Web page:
Jocelyn Bell Burnell and Pulsars


This image shows Bell Burnell as a graduate smiling in front of a radio telescope.


A pulsar is a rapidly spinning dead star chunk that emits beams of electromagnetic radiation, like the lights on a lighthouse, out into space. They were first witnessed in 1967 by astronomer Jocelyn Bell Burnell and are one of the strangest objects the universe has to offer. In a controversial decision, Bell Burnell missed out on the Nobel Prize in Physics for their discovery. All the credit went to her thesis professors.


Early Life


Born on July 15th, 1943, in Belfast, Ireland, Bell Burnell enjoyed science from a young age. Her parents encouraged her interest. When she failed a higher learning exam, they sent her off to England where she would have a better chance of succeeding. She excelled in her classes and went to the University of Glasgow to study a Bachelor of Science majoring in Physics. She graduated in 1965 and went to the University of Cambridge to begin her postgraduate studies.


Discovering Pulsars


Under the supervision of Antony Hewish, Bell Burnell and a group of grad students designed and built a large radio telescope that would be capable of searching for quasars. Quasars are jets of tremendous energy that are released from large black holes, at the centre of galaxies, and are extremely bright. They can be millions of light years in length. Little was known about them in the mid-1960s.


This image is an Artist’s depiction of a quasar.


Many of Bell Burnell’s fellow class mates had moved onto other projects by the time the telescope was completed. She poured over material print outs for months by herself looking for evidence of quasars, she herself estimating nearly five kilometres worth of paper material she searched through.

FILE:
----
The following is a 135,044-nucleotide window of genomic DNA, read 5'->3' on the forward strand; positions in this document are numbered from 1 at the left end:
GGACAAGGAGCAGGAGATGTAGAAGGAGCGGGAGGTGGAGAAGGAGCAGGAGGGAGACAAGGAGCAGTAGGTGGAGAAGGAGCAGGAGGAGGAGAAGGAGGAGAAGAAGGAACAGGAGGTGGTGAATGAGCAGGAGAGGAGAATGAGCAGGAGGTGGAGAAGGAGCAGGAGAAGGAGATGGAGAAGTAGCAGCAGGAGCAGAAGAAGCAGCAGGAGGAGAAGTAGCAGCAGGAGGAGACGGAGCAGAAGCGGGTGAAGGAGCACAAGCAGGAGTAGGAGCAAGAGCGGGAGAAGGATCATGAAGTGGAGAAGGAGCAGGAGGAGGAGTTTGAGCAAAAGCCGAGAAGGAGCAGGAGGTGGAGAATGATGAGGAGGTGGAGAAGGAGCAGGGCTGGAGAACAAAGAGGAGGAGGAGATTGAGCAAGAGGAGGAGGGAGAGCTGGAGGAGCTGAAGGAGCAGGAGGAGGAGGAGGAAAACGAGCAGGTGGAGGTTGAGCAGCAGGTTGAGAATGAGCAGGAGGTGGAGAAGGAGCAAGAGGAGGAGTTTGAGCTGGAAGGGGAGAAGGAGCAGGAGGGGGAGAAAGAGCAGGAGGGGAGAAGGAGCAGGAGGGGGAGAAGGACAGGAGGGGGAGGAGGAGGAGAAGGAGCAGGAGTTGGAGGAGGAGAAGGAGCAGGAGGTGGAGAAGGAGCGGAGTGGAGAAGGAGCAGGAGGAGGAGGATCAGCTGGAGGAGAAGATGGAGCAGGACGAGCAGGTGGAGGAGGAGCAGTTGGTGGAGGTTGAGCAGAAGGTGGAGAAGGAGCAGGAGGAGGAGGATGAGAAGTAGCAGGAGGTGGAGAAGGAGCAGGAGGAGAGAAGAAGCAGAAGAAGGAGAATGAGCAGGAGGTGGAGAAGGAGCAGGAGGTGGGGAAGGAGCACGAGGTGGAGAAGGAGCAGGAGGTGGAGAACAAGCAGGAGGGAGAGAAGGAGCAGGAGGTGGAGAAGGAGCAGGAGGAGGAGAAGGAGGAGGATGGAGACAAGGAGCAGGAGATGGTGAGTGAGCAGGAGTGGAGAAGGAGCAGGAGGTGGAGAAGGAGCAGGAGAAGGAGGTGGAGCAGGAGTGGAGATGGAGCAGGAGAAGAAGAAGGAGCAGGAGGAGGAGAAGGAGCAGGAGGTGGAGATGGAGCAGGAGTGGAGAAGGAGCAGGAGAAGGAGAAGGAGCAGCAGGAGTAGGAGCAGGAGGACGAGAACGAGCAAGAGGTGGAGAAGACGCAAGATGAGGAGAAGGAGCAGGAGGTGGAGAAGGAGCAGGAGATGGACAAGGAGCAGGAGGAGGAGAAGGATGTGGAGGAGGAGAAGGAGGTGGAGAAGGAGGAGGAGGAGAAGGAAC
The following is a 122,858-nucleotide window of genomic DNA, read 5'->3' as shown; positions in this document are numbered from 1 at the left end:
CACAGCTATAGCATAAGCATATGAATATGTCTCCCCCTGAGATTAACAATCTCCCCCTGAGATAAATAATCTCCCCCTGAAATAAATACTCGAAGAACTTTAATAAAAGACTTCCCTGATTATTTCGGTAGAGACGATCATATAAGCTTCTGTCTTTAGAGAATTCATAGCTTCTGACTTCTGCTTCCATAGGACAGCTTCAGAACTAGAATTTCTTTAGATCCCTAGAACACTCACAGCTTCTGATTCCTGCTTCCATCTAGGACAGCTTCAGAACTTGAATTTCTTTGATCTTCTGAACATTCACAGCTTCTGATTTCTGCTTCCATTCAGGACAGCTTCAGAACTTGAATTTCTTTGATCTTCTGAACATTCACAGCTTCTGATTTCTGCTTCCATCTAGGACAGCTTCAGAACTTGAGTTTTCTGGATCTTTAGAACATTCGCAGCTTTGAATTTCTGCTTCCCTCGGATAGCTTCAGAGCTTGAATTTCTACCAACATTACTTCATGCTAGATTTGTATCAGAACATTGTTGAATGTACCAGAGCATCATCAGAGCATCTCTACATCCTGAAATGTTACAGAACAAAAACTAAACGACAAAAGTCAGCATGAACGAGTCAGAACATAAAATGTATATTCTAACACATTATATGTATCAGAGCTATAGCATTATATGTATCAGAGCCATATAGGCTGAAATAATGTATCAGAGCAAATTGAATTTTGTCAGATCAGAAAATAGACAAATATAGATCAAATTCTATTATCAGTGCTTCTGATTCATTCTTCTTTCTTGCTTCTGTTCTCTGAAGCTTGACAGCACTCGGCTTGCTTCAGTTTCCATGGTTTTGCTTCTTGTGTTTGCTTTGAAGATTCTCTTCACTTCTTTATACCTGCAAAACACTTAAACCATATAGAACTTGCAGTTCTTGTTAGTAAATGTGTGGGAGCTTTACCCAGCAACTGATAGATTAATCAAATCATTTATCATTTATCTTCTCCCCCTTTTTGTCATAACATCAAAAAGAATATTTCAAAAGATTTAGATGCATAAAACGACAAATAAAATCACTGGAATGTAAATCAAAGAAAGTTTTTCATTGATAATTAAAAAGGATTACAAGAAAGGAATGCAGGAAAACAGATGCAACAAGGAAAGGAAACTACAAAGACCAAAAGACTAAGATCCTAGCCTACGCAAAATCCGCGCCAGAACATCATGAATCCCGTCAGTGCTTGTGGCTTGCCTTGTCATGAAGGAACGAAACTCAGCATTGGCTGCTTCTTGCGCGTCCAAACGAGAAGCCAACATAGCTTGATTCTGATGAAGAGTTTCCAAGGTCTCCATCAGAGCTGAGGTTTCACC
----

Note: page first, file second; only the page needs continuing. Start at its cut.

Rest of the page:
On August 6th 1967, she noted a strange anomaly. She logged more and brought them to the attention of Hewish. Whatever they were, they repeated every 1.3 seconds. Hewish shrugged them off at first but Bell Burnell kept working for another seven months gathering evidence.


Because the anomalies kept time so well, it was joked they were alien in nature and they were nicknamed LGM-1, ‘Little Green Men’. She was convinced they were not artificial objects and her persistence paid off. The first pulsars had been discovered.


She had Hewish’s attention. With more evidence confirmed by another telescope, Bell Burnell, Hewish and others wrote a paper that was published in the science journal Nature in February 1968. Bell Burnell became a minor celebrity. It wasn’t common at the time, but the public was fascinated by her because she was a woman scientist.


What is a Pulsar?



Giant stars end their life in one of two ways after they explode as a supernova. Depending on their size, the remaining material can either form a black hole or a neutron star. Neutron stars are tiny—usually around 20 kilometres across—but are extremely hot and dense. One cubic centre metre of one is heavier than all the weight of all of the road vehicles in the United States combined. Neutron stars also spin crazily fast and the beams they blast out into the cosmos are pulsars.


Nobel Prize Controversy


In 1974, Hewish and a colleague, Martin Ryle, were awarded a Nobel prize in Physics for discovering Pulsars. It was controversial because Bell Burnell was left out and a number of well-known scientists voiced their protests. She understood the decision and didn’t let the situation affect her. Hewish and the others were the project’s leadership and Bell Burnell was only a graduate student at the time.


After completing her doctorate, Bell Burnell taught at some of the United Kingdom’s most respected universities. She continued research into radio astronomy too.


Acknowledgement and Later Years


In 2018, Bell Burnell finally got recognition for her discovery. She was awarded a special Breakthrough Prize in fundamental physics that included $3 million in funding. She was flattered by the honour as she had no idea it was going to be awarded to her, and selflessly declared she would use the grant money to sponsor up-and-coming students.


Bell Burnell’s passion for physics and her desire to see further advancement sees her still  teaching at universities, researching radio astronomy and inspiring the next generation of scientists.


This image is a close up profile photo of Bell Burnell in her later years.




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By Matt


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